This article by Tom Spadea was featured in the July 2023 issue of Franchise Dictionary Magazine.

What Business Are You In?

Franchise Dictionary "What Business Are You In?" article

Seems like a simple enough question. However, I think many franchisors forget they are in two businesses. One is the underlying subject-matter expert on the service provided to consumers, such as a restaurant, gym, roofing, and so on. But the second, and increasingly more important as your system grows, is the business of franchising.

Franchisors who neglect the business of franchising and who don’t embrace the rules of the road, will create unnecessary and perhaps insurmountable obstacles to their success. Rule Number One is that successful franchisors are the exception, not the rule. It is not enough to have a successful underlying business that is franchise-able. Success in franchising requires success in both businesses. Many people throw around statistics about franchisees being 80% or even 90% successful. I would say from my experience franchisors, are the exact inverse of that. The upside is that unlike a franchisee success that will build a solid business for an owner to support his or her family year after year, a franchisor’s success can be a generational wealth event taking a six-figure investment to an eight- to nine-figure payout in as little as a decade.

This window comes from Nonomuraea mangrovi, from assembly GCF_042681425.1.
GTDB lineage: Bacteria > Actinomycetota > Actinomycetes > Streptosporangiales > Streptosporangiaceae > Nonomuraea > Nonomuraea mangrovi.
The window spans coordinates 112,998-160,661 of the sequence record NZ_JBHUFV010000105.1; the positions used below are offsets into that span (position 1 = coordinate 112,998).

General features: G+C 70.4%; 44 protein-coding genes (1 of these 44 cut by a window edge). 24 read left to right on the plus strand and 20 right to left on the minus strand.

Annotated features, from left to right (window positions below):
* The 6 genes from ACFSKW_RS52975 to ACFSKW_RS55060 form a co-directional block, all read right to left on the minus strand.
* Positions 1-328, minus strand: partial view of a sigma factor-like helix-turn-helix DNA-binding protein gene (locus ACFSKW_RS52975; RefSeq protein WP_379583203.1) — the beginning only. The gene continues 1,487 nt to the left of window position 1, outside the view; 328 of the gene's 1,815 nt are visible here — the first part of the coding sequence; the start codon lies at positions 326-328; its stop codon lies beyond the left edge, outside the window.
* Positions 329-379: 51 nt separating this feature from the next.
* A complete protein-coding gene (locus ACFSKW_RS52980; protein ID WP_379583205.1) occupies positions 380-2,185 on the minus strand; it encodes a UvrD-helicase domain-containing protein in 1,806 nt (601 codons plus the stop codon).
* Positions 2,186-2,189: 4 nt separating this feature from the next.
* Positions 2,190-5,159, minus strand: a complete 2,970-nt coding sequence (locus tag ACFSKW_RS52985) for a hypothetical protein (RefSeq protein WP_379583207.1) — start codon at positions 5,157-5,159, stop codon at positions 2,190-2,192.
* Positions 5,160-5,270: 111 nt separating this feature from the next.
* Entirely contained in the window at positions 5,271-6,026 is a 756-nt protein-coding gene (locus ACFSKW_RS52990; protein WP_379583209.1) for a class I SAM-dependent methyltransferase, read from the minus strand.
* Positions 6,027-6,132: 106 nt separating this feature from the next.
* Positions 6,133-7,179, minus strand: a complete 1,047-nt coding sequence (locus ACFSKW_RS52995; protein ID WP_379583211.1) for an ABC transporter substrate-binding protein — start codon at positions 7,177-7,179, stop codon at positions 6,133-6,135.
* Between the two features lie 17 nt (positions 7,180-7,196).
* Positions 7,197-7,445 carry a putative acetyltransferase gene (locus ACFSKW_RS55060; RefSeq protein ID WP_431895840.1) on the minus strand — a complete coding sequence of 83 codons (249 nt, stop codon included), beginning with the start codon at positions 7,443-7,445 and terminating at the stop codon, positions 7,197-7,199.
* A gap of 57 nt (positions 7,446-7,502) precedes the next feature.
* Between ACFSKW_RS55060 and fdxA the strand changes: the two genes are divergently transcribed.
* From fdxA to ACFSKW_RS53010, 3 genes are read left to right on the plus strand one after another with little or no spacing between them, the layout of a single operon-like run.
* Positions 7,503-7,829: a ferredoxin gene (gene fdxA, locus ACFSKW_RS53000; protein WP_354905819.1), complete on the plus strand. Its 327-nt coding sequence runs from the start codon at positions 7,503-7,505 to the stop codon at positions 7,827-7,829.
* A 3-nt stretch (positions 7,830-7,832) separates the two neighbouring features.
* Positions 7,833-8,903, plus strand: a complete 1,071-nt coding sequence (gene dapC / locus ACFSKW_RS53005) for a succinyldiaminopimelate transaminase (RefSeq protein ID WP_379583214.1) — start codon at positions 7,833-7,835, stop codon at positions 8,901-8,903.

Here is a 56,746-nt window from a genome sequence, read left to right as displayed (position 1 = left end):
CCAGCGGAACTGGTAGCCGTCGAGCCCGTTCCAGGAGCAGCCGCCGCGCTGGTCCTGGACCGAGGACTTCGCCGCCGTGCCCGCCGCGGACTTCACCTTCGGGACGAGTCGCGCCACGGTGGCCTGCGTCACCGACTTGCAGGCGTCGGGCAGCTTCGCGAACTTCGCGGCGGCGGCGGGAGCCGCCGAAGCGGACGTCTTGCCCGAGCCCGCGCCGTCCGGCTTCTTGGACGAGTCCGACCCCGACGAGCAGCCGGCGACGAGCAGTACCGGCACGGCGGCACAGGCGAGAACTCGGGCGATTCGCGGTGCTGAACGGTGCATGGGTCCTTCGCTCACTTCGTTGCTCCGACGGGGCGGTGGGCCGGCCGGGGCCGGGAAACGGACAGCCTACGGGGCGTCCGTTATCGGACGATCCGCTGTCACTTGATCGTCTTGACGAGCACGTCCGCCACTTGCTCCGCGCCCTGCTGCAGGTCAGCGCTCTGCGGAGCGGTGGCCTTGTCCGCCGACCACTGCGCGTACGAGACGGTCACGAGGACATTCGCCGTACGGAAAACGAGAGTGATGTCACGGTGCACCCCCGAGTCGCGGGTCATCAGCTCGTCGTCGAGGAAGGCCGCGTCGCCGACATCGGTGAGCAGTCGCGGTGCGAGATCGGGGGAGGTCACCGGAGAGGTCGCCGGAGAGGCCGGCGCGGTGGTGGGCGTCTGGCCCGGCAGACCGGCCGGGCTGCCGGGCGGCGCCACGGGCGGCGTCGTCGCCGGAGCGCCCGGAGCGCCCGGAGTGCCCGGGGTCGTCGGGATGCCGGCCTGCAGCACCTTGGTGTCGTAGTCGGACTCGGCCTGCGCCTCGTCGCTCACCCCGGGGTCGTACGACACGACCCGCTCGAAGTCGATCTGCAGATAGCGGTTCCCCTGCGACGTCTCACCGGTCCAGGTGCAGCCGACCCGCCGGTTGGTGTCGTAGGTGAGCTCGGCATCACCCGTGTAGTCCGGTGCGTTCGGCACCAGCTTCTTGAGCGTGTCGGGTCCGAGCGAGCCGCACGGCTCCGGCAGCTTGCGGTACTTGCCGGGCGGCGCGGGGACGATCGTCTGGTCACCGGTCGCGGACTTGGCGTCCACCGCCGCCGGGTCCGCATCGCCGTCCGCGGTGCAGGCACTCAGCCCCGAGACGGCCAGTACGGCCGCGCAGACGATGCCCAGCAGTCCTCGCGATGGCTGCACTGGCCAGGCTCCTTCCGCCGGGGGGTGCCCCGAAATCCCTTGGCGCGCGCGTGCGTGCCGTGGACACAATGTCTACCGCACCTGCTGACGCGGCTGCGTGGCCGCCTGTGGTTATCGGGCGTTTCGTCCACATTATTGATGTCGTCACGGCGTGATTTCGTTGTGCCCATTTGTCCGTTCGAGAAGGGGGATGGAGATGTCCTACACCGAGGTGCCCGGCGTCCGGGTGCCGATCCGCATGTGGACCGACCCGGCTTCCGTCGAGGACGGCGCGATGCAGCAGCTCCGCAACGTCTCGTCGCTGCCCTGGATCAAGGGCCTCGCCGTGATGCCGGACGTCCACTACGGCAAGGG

The franchise business model is more like a software or tech business, where there is a high initial investment and a tough path to profitability, but once profitability is reached, the margins on each incremental unit can be astronomical. In franchising, it takes a tremendous effort to get the first few units open and profitable with a scalable foundation. Not only does it take a lot of money, but it also takes special grit, determination and patience. It’s not about short-term profitability, it’s about building a scalable system. Valuations are driven by the system and the future potential.

As franchise attorneys, our role is to help keep the entrepreneur within the guardrails of the myriad of legal issues that can stunt or even reverse growth. We have to have the file “ready” for the final dance for the ones with what it takes to have a huge exit. When a franchisor is making decisions about their business and is tempted to cut corners or take shortcuts, they should stop and think about the multiplication of those errors down the road. If you go the extra mile to do things right today, you have a much better shot at winning the franchise game.

To see all of Tom’s featured articles in The Franchise Dictionary Magazine, visit this page.